The metaphor of the King being in the field also emphasizes the importance of work (action) – the ‘sense’ of the month of Elul. In the field, one works. The works connected with making bread are done in the field. Interestingly, these very works and all other works connected with creating a sanctuary for Hashem (The Mishkan) are specifically those prohibited on Shabbat. These are the very works that create holiness of space. Although, in reality, even the mundane realm is holy, as its purpose is to create a dwelling place for G-d in the lower world, nevertheless, during Shabbat and holidays, the dimension of holiness of time supersedes the holiness of space. The reason for this is that when we’re in the midst of our everyday pursuits we may be carried away by the mundane material reality in which we operate. We may forget that whatever physical work we do, it’s all about creating a sanctuary for Hashem. Throughout the year we need Shabbat and the holidays to remind us about our holy pursuit even during our mundane workweek. In this way the lights of Shabbat and the holidays also shine into our daily day and illuminate it. During the month of Elul when the King comes to the field, the holiness of time and space unite. The true essential underlying holiness within even this physical world becomes that much more accessible during the month of Elul. When the King visits us in our mundane work field, the material trappings of life no longer conceal and distort its purpose. In contrast to Shabbat and holy days, when we are elevated above and beyond our workday lives, the encounter of Elul is hosted by our physical selves, within our material environment, on our workingman’s terms. Only during the month of Elul we can greet the King in our work clothes with our dirty fingernails! (Based on Rabbi, Menachem Mendel Shneerson, Sefer HaSichot 5750, vol. II, pp. 642-648 Elul 4, 5750 (August 25, 1990). Adapted from the teachings of the Rebbe by Yanki Tauber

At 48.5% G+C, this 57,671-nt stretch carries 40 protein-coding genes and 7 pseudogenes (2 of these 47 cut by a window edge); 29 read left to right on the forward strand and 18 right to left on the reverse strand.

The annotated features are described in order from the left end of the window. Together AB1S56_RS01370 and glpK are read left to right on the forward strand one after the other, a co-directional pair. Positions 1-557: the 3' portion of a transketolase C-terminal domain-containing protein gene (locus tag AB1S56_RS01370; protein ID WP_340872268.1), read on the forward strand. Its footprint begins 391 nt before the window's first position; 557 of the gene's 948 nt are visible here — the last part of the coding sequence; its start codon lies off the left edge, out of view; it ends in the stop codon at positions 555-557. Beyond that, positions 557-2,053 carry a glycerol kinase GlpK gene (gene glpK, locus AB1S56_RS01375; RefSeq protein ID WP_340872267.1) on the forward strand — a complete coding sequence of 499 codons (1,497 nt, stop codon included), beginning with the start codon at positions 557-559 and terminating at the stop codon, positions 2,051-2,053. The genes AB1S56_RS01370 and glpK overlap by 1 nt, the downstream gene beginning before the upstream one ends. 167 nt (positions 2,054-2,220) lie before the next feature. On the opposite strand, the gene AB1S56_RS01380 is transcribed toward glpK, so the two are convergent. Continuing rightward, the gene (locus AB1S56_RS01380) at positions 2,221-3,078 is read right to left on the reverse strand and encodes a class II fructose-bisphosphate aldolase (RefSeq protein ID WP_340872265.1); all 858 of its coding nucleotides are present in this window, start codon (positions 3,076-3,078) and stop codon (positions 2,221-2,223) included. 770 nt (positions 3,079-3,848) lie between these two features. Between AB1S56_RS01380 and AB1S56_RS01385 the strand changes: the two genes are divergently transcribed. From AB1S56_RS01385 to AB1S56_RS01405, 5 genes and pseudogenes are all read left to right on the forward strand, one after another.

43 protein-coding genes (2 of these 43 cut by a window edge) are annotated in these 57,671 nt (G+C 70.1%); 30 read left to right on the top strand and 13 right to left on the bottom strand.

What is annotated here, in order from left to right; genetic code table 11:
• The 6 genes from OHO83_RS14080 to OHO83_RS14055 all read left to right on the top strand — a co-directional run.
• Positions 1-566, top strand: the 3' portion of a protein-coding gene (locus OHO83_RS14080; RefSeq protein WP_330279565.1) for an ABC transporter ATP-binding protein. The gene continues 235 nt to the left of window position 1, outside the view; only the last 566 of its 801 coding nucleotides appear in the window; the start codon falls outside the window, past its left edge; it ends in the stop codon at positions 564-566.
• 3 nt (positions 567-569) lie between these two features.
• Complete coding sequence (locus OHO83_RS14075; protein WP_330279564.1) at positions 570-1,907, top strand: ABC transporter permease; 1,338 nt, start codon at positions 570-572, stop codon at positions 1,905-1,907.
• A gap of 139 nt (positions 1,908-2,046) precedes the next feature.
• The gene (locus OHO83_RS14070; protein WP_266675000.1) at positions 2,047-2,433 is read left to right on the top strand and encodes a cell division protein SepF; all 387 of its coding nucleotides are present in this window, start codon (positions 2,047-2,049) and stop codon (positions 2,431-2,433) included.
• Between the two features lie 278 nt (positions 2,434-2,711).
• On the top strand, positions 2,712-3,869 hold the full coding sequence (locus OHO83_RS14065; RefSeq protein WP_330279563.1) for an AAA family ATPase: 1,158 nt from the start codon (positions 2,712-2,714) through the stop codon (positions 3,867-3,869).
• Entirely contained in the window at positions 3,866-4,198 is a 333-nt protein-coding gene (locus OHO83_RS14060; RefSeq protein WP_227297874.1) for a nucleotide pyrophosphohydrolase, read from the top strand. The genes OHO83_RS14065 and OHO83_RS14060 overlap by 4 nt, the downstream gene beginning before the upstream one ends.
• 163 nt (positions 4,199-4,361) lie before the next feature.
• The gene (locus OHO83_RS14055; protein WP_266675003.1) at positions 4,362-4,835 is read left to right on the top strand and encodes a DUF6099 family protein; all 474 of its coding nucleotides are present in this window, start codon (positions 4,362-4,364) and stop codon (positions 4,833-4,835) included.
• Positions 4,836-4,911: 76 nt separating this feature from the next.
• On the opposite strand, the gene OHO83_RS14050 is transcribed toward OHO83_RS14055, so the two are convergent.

Opening the Gate of Righteousness and the Door of Return
According to Arizal when you spell out each of the letters of the name א-ד-נ-י /adni you get 12 letters one for each of the months of the year. The first letter alef is spelled out אלף/alef, lamed, peh. The first month Nissan receives the alef, lamed for Iyar and peh for Sivan. The second letter דלת/dalet, lamed, taf connects to the following three months: Tamuz receives dalet, Av, lamed and Elul taf. The two letters for the months of Tamuz and Av spell together דל/dal – poor. During our bitter exile, these months are poor while lacking in holidays they include only days of fasting and mourning. However, when you join the month of Elul to the month of Tamuz and Av, the word דל/dal – poor turns into the word דלת/delet – door. During Elul the door is open to those who return to Hashem in teshuvah. This is why the days of Elul are days of goodwill even within our poverty as it states, “I will extol You, Hashem, for דליתני /dalitani – you have raised me up, and not allowed my enemies to rejoice over me” (Tehillim 30:2). The word for “raised me up” דליתני /dalitani is connected with the word for ‘door’ – דלת/delet. During Elul we thank Hashem for opening the door from the poverty of the oppression of our enemies. This verse furthermore alludes to the fact that when the months of the year were divided between Ya’acov and Esav, Tamuz, Av and Elul fell into the portion of Esav. This made him very happy as he thereby thought to block the way of teshuvah for Ya’acov and his descendants. Ya’acov worked hard to extrapolate the month of Elul from Esav’s grip. When he finally succeeded to open the month of Elul for teshuvah he rejoiced with this verse on his lips (B’nei Yissaschar, Article for Tamuz and Av 1:6). The letter ת/taf is a feminine letter connected with actions in the lower world. When this letter completes the word דלת/delet – door, it is associated with tzedakka and good deeds of welcoming guests as it states, “The stranger did not lodge in the street; I opened the doors to the guest” (Iyov 31:32).